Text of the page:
While many industry experts have long believed that retirement plan participants who are automatically enrolled in their plan rarely give it another thought, a new report from Vanguard suggests otherwise.
In Vanguard’s “Automatic Enrollment: The Power of the Default,” the firm finds that over time, 90% of participants who are automatically enrolled in a plan increase their contributions, either automatically or on their own. In plans with automatic enrollment but no automatic increase, after three years, one-third of participants overrode their employer’s default and raised their deferral rates, and one-quarter overrode their employer’s rate, raised their deferral and signed up for automatic escalation.
Among plans with auto-enrollment and auto-escalation, after three years, about half of participants remained in the original plan design. Meanwhile, 17% of participants increased their contribution rate while retaining the increase feature and one-quarter increased their contributions but dropped the escalation. In total, while half remain in the original design, nine in 10 participants have contribution rates above the default design.
Among new hires, 91% who are automatically enrolled stay in the plan, compared with 28% of new hires who have to decide the join the plan. Vanguard also found that among all participants who are automatically enrolled, more than three-quarters remain invested in the default investment.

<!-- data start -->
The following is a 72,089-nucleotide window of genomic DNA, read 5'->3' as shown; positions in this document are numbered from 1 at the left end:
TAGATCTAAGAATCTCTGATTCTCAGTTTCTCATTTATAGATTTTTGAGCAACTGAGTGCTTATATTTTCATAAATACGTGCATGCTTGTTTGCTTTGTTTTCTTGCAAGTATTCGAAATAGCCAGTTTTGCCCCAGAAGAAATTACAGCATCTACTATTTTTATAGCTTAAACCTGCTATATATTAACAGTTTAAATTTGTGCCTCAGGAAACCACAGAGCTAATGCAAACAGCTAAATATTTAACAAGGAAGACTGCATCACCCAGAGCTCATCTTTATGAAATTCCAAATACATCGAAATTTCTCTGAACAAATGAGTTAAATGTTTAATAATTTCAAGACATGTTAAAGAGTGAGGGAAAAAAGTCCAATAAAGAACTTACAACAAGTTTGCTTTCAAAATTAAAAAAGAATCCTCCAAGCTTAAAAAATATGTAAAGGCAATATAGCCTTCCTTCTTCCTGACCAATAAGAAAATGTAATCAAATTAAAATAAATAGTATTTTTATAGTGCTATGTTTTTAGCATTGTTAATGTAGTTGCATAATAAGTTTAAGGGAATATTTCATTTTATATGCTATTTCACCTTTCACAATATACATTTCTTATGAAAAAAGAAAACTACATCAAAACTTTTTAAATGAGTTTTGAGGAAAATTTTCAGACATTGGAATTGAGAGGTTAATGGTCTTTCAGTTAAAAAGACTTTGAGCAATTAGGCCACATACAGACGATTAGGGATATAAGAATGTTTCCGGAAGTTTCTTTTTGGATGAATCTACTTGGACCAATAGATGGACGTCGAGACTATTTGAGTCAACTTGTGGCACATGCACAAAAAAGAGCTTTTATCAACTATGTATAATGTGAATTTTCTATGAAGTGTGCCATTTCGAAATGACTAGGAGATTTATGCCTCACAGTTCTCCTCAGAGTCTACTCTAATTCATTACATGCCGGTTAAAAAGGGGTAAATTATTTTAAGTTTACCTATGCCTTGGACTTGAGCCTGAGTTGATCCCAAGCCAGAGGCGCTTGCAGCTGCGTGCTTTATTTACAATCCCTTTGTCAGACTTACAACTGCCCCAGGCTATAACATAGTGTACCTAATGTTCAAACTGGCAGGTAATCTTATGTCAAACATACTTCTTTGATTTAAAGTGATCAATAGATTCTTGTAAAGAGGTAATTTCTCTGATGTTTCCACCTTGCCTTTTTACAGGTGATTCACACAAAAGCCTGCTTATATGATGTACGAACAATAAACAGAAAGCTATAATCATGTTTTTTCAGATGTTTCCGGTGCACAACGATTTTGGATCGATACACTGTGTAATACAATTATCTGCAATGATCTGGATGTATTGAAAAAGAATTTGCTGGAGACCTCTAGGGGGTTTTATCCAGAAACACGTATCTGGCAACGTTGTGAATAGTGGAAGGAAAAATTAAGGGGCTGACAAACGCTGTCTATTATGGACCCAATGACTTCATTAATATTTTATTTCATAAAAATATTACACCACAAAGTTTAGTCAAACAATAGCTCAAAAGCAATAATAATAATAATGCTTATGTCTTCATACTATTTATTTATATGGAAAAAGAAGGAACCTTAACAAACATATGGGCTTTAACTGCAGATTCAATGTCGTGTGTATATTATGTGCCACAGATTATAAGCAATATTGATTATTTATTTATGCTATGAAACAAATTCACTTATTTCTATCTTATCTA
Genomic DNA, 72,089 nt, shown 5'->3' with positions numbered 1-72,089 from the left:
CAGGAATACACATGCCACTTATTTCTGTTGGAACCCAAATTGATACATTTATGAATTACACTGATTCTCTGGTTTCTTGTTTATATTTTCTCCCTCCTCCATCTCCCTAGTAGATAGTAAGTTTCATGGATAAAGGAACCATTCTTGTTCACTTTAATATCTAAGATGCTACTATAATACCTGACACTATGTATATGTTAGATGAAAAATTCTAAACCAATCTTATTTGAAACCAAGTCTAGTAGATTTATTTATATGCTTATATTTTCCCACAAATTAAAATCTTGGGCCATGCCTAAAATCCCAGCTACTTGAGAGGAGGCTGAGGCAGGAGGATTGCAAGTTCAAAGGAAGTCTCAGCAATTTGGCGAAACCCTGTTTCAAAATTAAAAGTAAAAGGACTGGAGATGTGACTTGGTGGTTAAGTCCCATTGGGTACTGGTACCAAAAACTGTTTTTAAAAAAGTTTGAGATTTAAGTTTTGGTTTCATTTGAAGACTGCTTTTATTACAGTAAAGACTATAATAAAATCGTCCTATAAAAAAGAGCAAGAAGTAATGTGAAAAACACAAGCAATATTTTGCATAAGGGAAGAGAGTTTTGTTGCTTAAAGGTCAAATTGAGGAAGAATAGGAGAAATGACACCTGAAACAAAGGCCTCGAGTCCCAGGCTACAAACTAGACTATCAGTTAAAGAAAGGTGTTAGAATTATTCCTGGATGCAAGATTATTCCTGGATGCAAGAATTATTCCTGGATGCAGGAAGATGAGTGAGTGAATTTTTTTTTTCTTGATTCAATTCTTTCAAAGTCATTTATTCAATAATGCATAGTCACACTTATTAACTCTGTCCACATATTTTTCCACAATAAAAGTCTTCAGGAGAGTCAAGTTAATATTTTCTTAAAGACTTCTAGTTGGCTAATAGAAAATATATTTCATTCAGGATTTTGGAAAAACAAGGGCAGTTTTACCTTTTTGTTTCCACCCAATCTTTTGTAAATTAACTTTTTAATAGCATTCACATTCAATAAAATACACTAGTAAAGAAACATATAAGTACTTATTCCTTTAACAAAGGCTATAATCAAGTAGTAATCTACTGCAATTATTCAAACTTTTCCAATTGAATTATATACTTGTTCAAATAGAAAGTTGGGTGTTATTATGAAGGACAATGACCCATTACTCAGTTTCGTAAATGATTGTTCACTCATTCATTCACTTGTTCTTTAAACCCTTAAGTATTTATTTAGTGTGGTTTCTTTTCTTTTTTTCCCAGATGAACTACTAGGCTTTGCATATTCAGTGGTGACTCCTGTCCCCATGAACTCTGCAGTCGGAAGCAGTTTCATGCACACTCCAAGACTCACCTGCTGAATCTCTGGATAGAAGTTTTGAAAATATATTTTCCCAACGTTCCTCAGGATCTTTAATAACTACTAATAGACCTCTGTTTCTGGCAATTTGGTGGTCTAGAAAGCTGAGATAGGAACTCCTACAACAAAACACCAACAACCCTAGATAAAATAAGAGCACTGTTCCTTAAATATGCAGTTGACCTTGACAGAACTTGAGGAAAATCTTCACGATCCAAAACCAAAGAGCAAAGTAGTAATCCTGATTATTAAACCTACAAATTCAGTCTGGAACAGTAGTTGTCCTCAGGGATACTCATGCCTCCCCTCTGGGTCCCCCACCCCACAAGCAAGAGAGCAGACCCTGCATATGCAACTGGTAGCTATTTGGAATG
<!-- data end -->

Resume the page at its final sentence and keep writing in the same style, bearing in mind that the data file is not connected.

“Automatic enrollment is a pivotal strategy to improve retirement outcomes in DC [defined contribution] plans in the United States and around the world,” Vanguard says. “Plan sponsors can use the inertia inherent in participant retirement savings decisions to improve retirement outcomes in DC plans. Strategies include increasing minimum default deferral rates, including an automatic increase feature with a cap of at least 10%, and periodically ‘sweeping’ [i.e., re-enrolling] eligible nonparticipants into the default design.”
Vanguard studied 813,918 newly hired eligible employees in 520 plans and found that 70% of these plans pair auto-enrollment with auto-escalation. All of the plans used a balanced investment strategy as the default investment—with 99% using target-date funds (TDFs).
The default deferral rates were low, however. Two-thirds of the plans with auto-enrollment but no escalation defaulted participants at 4%. Nearly half with both auto-enrollment and auto-escalation defaulted participants at a 3% deferral rate or less. The plans’ annual escalation percentage is typically 1%, usually capped at 10%. However, one-quarter of plans have a higher cap, between 11% and 25%. Vanguard says the optimal amount, including company matches, should be between 12% and 15%.
Automatic enrollment raises participation most dramatically for younger participants, as they typically do not decide the join the plan on their own, Vanguard says. Among those younger than 25, 90% were participants under auto-enrollment, versus less than 2% for voluntary enrollment.
The higher take-up rate is also true for low-wage earners; employees earning less than $15,000 had a participation rate of 82% under auto-enrollment versus 4% under voluntary enrollment.
Regardless of whether the initial deferral rate is 2% or 6%, the participation rate among those earning $15,000 to $29,999 remains steady at 85%. This should be instructive for sponsors to consider higher initial deferral rates, Vanguard says.
“One criticism of automatic enrollment is that, because employers set deferral rates too low, participants who would have voluntarily enrolled at a higher level instead remain at a reduced contribution rate,” Vanguard says.
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